“No fable could be too gross, no invention too transparent, for their unsuspicious acceptance, if it assumed a pious form or tended to edification. No period in the history of the world ever produced so many spurious works as the first two or three centuries of our era.The name of every Apostle, or Christian teacher not excepting that of the great master himself, was freely attached to every description of religious forgery.”

    Supernatural Religion, Vol. II. (of III
    Walter Richard Cassels
    An Inquiry into the Reality of Divine Revelation

    “But a graver accusation than that of inaccuracy or deficient authority lies against the writings which have come down to us from the second century. There can be no doubt that greater number of books were then written with no other view than to deceive the simple-minded multitude who at that time forged the great bulk of the Christian community.”

    Giles, Hebrew and Christian Records
    Vol ii, Pg. 19

    {Christians} “quieted their consciences respecting the forgery with the idea of their good intention, for the purpose of giving greater impressiveness to their doctrines and admonitions by the permutation of respectable names, of animating their suffering brethren to steadfastness, and of gaining over their opponents to Christianity.”

    Dr. Gieseler
    Ecclesiastical History
    Vol. 1, Pg.158

    “But credulity is not the only charge with which those early ages must sustain they certainly cannot be pronounced free from the influence of pious frauds… it was an age of literary frauds. Deceit, if it had good intention, frequently passed unchallenged… However unwilling we may be to admit it, history forces upon us the recognition of pious fraud as a principle which was by no means inoperative in the earliest stages of Christianity.”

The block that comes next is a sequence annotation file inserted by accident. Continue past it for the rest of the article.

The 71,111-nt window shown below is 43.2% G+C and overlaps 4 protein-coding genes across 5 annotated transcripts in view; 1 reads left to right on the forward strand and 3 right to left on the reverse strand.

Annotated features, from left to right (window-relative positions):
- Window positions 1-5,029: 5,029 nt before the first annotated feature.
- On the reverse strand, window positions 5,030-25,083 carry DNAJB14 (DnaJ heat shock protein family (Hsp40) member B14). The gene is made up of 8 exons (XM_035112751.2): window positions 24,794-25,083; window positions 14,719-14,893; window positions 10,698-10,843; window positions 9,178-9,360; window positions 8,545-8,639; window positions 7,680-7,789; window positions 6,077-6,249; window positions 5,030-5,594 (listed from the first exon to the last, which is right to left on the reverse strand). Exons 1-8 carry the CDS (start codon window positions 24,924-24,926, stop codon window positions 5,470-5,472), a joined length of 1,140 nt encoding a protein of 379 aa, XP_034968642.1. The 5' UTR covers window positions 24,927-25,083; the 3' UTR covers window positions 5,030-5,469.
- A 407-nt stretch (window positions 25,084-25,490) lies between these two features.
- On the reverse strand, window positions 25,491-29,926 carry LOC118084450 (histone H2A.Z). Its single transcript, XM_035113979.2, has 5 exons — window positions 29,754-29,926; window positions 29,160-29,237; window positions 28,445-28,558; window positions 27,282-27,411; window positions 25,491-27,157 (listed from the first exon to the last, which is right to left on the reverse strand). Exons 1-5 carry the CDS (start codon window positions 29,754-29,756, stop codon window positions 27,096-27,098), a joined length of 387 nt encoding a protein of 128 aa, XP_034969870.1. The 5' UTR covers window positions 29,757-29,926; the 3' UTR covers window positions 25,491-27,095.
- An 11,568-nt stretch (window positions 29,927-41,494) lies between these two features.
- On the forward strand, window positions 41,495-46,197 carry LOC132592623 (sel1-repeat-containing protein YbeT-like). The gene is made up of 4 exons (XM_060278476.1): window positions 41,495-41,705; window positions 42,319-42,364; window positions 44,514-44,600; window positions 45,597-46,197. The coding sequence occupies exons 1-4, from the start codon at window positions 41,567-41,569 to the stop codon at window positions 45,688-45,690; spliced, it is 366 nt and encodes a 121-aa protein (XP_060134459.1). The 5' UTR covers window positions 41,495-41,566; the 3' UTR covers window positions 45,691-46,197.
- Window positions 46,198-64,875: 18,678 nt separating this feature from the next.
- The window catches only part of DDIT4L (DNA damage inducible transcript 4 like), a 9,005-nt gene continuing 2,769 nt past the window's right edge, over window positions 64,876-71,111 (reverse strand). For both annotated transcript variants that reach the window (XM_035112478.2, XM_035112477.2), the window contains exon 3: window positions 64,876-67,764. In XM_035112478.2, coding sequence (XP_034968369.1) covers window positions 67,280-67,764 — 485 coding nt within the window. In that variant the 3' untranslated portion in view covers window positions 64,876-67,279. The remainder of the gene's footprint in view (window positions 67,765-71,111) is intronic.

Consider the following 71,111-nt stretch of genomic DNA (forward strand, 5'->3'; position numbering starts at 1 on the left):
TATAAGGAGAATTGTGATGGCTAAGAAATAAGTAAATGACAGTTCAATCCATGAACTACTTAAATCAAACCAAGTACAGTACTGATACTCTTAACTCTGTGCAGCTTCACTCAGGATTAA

Bishop Ellicott
    Cambridge Essays Pp. 175-176

    “The very large past of that must be assigned to deliberate forgeries in the early apologetic literature of the Church we have already seen; and no impartial reader can, I think, investigate the innumerable grotesque and lying legends that, during the whole course of the Middle Ages were deliberately palmed upon mankind as undoubted facts, can follow the history of the false decretals, and the discussions that were connected with them, or can observe the complete and absolute incapacity most Catholic historians have displayed, of conceiving any good thing in the ranks of their opponents, or of stating with common fairness and consideration that can tell against their cause, without acknowledging how serious and how inveterate has been the evil. It is this which makes it so unspeakably repulsive to all independent and impartial thinkers, and has led a great German historian (Herder) to declare, with much bitterness, that the phrase ‘Christian veracity’ deserves to rank with the phrase ‘Punic Faith’.

    History of European Morals From Augustus to Charlemagne
    Lecky, William Edward Hartpole (Vol. 2 of 2)
    Vol. ii Pg.212

    “Everything that has been recorded of the Jesus of history was recorded for us by men to whom he was Christ the Lord, and we cannot expunge their faith from the records without making the records themselves virtually worthless. There is no Jesus known to history except him who is depicted by his followers as the Christ, the Son of God, the Saviour of the World.

    The Earliest Records of Jesus
    Francis Beare p. 19